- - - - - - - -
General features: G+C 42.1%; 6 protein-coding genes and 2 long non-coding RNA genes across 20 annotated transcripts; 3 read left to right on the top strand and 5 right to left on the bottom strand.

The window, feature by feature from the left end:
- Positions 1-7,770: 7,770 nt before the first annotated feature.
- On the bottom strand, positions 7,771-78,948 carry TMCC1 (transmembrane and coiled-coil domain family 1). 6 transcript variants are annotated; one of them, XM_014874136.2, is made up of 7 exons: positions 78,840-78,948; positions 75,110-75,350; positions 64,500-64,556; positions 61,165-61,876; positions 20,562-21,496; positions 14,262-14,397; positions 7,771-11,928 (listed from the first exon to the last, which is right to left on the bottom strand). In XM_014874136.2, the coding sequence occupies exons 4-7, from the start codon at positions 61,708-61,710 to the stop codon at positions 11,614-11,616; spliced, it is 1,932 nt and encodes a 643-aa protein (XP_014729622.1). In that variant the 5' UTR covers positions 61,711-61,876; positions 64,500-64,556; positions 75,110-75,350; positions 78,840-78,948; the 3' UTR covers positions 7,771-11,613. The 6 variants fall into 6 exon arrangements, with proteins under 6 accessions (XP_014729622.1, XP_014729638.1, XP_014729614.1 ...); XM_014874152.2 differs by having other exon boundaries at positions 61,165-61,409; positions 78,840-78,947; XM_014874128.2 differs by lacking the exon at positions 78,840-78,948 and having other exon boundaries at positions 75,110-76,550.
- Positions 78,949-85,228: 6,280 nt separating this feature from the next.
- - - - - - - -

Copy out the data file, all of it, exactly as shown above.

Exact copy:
General features: G+C 42.1%; 6 protein-coding genes and 2 long non-coding RNA genes across 20 annotated transcripts; 3 read left to right on the top strand and 5 right to left on the bottom strand.

The window, feature by feature from the left end:
- Positions 1-7,770: 7,770 nt before the first annotated feature.
- On the bottom strand, positions 7,771-78,948 carry TMCC1 (transmembrane and coiled-coil domain family 1). 6 transcript variants are annotated; one of them, XM_014874136.2, is made up of 7 exons: positions 78,840-78,948; positions 75,110-75,350; positions 64,500-64,556; positions 61,165-61,876; positions 20,562-21,496; positions 14,262-14,397; positions 7,771-11,928 (listed from the first exon to the last, which is right to left on the bottom strand). In XM_014874136.2, the coding sequence occupies exons 4-7, from the start codon at positions 61,708-61,710 to the stop codon at positions 11,614-11,616; spliced, it is 1,932 nt and encodes a 643-aa protein (XP_014729622.1). In that variant the 5' UTR covers positions 61,711-61,876; positions 64,500-64,556; positions 75,110-75,350; positions 78,840-78,948; the 3' UTR covers positions 7,771-11,613. The 6 variants fall into 6 exon arrangements, with proteins under 6 accessions (XP_014729622.1, XP_014729638.1, XP_014729614.1 ...); XM_014874152.2 differs by having other exon boundaries at positions 61,165-61,409; positions 78,840-78,947; XM_014874128.2 differs by lacking the exon at positions 78,840-78,948 and having other exon boundaries at positions 75,110-76,550.
- Positions 78,949-85,228: 6,280 nt separating this feature from the next.